Its first client back in the 1980s was Virgin Atlantic, and the first client to advertise in private jet terminals was UBS Bank in 2003.

PJM now has an OOH advertising network covering over 130 private jet terminals mainly via large digital screens. It also focuses on product placements, lounge sponsorships and the large format branding of passenger terminals and hangars.

Its clients include many luxury and high-end brands in watches & jewellery, fashion, property, banking, aviation and cars as well as business-to-business advertisers. Among them are Cartier, Piaget, Dolce & Gabbana, Gucci, Jacob & Co, Maybach, Bentley, Range Rover, Christie’s International Real Estate, NetJets, Jetcraft, Bombardier, Boeing and Textron.

PJM’s partnership with AviaVIP started in 2019 when the company became the exclusive advertising agency for all FBOs operated by Aviapartner Executive (the former name of AviaVIP) in Europe. Towards the end of that year, PJM and Aviapartner won a tender issued by Spanish airport company Aena to establish and manage a retail area in the private jet terminal in Palma de Mallorca.

“The prospect of running a permanent shop in a private jet terminal was both exciting and scary at the same time, as nothing of its kind existed in Spain before,” says PJM CEO James Rolls. “Due to COVID, it wasn’t until 2021 that we started bringing the project to life. In the same year, we won retail rights for private jet terminals in Ibiza and then Malaga in 2022, both in partnership with AviaVIP.”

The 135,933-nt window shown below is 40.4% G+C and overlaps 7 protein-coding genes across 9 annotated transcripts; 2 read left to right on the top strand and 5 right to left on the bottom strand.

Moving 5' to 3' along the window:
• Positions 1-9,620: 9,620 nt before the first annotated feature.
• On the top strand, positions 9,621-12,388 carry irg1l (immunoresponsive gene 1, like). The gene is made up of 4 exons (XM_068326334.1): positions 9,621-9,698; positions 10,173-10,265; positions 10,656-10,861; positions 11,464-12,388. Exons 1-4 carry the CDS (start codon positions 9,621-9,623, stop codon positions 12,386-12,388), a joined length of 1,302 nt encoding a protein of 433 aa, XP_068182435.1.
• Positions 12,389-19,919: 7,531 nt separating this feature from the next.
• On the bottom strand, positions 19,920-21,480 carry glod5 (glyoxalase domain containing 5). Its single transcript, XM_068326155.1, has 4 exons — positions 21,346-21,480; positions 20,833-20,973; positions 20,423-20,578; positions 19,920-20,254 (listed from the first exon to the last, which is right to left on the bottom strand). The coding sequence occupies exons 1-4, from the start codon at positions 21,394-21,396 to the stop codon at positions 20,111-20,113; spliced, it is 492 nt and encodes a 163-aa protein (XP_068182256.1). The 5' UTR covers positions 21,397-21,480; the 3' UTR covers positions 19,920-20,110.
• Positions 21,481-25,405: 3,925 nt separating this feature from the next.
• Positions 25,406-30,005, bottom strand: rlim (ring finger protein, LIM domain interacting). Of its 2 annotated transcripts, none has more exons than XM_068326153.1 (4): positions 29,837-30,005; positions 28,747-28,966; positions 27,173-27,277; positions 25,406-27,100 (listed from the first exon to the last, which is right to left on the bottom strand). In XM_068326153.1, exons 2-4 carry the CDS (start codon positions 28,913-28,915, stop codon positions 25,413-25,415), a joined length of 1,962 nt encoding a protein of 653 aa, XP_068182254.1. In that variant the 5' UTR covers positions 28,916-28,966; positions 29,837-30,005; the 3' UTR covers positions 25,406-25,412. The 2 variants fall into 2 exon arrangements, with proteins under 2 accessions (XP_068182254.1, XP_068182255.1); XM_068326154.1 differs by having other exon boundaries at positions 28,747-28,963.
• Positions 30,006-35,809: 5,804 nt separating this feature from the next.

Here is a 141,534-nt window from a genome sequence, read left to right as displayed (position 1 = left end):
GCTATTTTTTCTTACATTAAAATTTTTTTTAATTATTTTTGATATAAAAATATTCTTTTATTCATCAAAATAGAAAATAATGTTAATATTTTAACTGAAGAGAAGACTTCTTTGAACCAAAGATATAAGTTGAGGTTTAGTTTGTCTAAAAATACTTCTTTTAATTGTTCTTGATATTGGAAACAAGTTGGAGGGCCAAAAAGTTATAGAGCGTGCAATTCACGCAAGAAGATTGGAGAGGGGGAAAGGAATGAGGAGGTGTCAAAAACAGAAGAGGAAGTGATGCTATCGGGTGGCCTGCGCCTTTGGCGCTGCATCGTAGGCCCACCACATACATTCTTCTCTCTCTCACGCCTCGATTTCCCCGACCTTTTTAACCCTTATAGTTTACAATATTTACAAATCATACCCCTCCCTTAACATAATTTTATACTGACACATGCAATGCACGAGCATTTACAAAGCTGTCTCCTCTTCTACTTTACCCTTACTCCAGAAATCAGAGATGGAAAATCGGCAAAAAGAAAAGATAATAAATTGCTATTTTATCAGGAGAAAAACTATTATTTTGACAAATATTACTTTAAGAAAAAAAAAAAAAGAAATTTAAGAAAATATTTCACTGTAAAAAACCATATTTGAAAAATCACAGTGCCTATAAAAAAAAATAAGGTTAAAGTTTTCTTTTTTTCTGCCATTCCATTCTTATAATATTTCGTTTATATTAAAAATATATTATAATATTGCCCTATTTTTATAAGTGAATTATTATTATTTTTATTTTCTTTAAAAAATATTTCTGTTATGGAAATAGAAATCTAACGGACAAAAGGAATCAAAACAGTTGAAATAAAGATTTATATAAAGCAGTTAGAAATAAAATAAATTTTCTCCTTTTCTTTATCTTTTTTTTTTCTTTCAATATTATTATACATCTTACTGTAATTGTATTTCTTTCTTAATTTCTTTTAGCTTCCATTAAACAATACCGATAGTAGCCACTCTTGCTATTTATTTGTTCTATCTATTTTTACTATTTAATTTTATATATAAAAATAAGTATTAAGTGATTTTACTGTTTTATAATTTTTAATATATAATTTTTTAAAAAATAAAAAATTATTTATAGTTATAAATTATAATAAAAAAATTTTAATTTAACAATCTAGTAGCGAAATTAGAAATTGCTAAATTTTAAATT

Between these three Spanish locations, the Loaded Retail stores cater to more than 100,000 private jet flyers annually. This gives a hint towards the potential scale of a worldwide FBO retail market, where PJM – which has offices in London, Dubai, Paris, Fort Worth and Johannesburg – already has a foothold through its advertising interests in more than 130 private jet terminals spread across Europe, Africa, the Middle East, Asia Pacific and North America.

“The Loaded Retail project pursues three main objectives,” explains Rolls. “Firstly, it’s an additional non-aviation revenue stream for the FBO operators, such as AviaVIP, on top of revenue generated by PJM through advertising.

Branding for Private Jet Media client Piaget in a private jet terminal lounge in Jeddah, Saudi Arabia

“Secondly, it’s a great opportunity for small high-end and luxury brands that don’t necessarily have large marketing budgets to still get exposure to their target audience.

“Thirdly, it addresses the lack of any retail facilities in the FBOs that many of the private jet passengers, as well as pilots and crew, are in need of, be it a present for friends and family, a replacement for lost sunglasses or simply a snack/beverage that can be consumed onboard.”

Early brands involved in the Loaded Retail project include Ibizkus Wines, Lamborghini Wines, Copenhagen Distillery, Champagne Moutardier, San Mayol Wines, Black River Caviar, Dr Levy, Boadicea the Victorious, Maui Jim, DNNA, Salt of Ibiza and Flor de Sal d’Es Trenc.